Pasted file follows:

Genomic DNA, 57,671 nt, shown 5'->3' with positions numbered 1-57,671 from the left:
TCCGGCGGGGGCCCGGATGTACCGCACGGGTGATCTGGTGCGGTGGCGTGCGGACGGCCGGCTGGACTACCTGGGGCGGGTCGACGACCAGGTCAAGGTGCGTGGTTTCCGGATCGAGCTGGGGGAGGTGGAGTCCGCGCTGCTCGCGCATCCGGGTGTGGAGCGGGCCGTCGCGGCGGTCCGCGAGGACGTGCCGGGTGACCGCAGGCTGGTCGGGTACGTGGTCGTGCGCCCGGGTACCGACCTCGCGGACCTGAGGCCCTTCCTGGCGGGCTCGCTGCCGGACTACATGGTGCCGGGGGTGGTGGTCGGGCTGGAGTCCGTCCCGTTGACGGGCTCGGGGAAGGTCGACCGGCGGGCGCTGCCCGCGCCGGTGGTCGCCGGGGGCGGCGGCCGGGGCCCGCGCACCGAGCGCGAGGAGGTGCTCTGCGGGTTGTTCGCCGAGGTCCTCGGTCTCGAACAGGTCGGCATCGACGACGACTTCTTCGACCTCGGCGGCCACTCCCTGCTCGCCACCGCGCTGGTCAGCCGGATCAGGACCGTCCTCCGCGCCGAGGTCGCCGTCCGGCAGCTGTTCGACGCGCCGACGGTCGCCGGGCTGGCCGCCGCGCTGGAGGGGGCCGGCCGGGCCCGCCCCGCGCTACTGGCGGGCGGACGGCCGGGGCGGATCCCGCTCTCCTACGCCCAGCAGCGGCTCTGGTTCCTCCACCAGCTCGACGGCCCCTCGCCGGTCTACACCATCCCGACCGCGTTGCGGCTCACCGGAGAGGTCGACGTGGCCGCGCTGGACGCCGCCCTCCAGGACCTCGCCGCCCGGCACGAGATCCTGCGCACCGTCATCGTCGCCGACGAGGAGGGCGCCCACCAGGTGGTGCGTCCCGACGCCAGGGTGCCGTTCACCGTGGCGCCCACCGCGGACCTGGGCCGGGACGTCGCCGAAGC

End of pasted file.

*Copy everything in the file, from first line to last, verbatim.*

Genomic DNA, 57,671 nt, shown 5'->3' with positions numbered 1-57,671 from the left:
TCCGGCGGGGGCCCGGATGTACCGCACGGGTGATCTGGTGCGGTGGCGTGCGGACGGCCGGCTGGACTACCTGGGGCGGGTCGACGACCAGGTCAAGGTGCGTGGTTTCCGGATCGAGCTGGGGGAGGTGGAGTCCGCGCTGCTCGCGCATCCGGGTGTGGAGCGGGCCGTCGCGGCGGTCCGCGAGGACGTGCCGGGTGACCGCAGGCTGGTCGGGTACGTGGTCGTGCGCCCGGGTACCGACCTCGCGGACCTGAGGCCCTTCCTGGCGGGCTCGCTGCCGGACTACATGGTGCCGGGGGTGGTGGTCGGGCTGGAGTCCGTCCCGTTGACGGGCTCGGGGAAGGTCGACCGGCGGGCGCTGCCCGCGCCGGTGGTCGCCGGGGGCGGCGGCCGGGGCCCGCGCACCGAGCGCGAGGAGGTGCTCTGCGGGTTGTTCGCCGAGGTCCTCGGTCTCGAACAGGTCGGCATCGACGACGACTTCTTCGACCTCGGCGGCCACTCCCTGCTCGCCACCGCGCTGGTCAGCCGGATCAGGACCGTCCTCCGCGCCGAGGTCGCCGTCCGGCAGCTGTTCGACGCGCCGACGGTCGCCGGGCTGGCCGCCGCGCTGGAGGGGGCCGGCCGGGCCCGCCCCGCGCTACTGGCGGGCGGACGGCCGGGGCGGATCCCGCTCTCCTACGCCCAGCAGCGGCTCTGGTTCCTCCACCAGCTCGACGGCCCCTCGCCGGTCTACACCATCCCGACCGCGTTGCGGCTCACCGGAGAGGTCGACGTGGCCGCGCTGGACGCCGCCCTCCAGGACCTCGCCGCCCGGCACGAGATCCTGCGCACCGTCATCGTCGCCGACGAGGAGGGCGCCCACCAGGTGGTGCGTCCCGACGCCAGGGTGCCGTTCACCGTGGCGCCCACCGCGGACCTGGGCCGGGACGTCGCCGAAGC